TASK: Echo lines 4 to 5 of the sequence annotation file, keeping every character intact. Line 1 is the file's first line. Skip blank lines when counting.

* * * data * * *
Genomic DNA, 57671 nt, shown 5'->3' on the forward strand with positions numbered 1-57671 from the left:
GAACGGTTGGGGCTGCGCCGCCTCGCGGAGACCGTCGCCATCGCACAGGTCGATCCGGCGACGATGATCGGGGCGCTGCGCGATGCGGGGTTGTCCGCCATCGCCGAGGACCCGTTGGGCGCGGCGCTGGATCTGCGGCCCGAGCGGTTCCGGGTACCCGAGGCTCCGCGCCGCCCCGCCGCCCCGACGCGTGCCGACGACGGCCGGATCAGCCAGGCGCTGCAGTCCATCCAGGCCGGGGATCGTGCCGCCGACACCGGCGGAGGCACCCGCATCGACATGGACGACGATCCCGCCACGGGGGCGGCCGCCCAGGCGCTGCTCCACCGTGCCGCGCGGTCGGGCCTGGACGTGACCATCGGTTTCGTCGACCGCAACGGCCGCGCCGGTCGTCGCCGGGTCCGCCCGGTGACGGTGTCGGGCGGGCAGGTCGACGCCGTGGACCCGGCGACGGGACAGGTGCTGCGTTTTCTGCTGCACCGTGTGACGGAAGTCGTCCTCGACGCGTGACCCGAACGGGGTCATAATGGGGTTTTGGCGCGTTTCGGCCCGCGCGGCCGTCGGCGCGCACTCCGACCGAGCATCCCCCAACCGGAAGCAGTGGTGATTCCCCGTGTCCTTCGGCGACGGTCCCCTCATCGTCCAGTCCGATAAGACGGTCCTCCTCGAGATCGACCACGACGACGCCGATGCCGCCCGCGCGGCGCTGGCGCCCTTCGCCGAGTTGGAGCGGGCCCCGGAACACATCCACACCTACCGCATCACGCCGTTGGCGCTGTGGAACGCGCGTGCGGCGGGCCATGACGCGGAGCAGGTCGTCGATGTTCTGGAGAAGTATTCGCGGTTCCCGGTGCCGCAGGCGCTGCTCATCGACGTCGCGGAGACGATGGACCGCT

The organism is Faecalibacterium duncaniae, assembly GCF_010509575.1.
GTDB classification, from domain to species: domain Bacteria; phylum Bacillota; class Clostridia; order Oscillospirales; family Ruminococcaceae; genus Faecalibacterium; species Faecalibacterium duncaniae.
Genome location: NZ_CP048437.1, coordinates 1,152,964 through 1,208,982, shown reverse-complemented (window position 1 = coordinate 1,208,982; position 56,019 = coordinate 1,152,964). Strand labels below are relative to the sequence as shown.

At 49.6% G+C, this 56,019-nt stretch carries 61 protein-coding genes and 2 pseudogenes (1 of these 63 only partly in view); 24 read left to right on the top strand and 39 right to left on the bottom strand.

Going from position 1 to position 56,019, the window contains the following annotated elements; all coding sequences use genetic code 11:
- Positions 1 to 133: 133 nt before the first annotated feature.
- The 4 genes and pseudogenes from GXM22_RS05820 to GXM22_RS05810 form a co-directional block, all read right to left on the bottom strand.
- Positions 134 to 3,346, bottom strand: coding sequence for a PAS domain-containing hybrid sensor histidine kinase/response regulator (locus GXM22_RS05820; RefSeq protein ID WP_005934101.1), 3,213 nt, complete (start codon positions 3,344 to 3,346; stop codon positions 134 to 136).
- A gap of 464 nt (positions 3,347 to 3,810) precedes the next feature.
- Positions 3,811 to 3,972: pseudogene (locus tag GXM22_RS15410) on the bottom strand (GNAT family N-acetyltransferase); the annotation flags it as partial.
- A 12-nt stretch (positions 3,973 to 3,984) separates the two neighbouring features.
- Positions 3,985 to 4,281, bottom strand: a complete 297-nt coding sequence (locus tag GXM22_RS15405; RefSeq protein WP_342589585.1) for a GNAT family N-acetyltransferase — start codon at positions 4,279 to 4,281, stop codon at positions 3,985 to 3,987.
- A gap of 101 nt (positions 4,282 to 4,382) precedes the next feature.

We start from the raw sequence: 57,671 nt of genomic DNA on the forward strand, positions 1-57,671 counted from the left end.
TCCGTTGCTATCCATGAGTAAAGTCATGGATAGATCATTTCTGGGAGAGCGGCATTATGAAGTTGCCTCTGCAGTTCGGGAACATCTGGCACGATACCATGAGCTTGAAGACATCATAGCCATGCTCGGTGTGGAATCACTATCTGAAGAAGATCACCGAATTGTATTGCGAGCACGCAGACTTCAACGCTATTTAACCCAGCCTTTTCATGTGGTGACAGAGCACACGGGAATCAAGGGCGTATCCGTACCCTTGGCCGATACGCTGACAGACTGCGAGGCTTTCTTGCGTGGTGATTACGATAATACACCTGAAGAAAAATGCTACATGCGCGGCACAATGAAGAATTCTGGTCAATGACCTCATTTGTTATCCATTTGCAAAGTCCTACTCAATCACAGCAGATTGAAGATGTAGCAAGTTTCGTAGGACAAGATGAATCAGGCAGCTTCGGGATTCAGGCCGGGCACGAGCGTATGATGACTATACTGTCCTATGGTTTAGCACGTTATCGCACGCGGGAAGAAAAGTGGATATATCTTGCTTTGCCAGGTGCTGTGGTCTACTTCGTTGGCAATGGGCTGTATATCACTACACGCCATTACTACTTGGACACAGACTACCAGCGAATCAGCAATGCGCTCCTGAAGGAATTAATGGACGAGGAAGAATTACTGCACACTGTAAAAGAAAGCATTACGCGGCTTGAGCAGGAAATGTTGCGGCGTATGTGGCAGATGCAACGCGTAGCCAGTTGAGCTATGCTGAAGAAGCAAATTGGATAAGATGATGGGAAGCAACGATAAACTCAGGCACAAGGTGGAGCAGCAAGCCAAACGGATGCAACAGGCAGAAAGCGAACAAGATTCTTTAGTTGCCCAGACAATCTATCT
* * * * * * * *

GTDB classification, from domain to species: domain Bacteria; phylum Bacillota; class Clostridia; order Oscillospirales; family Ruminococcaceae; genus Faecalibacterium; species Faecalibacterium duncaniae.
Genome location: NZ_CP048437.1, coordinates 1,152,964 through 1,208,982, shown reverse-complemented (window position 1 = coordinate 1,208,982; position 56,019 = coordinate 1,152,964). Strand labels below are relative to the sequence as shown.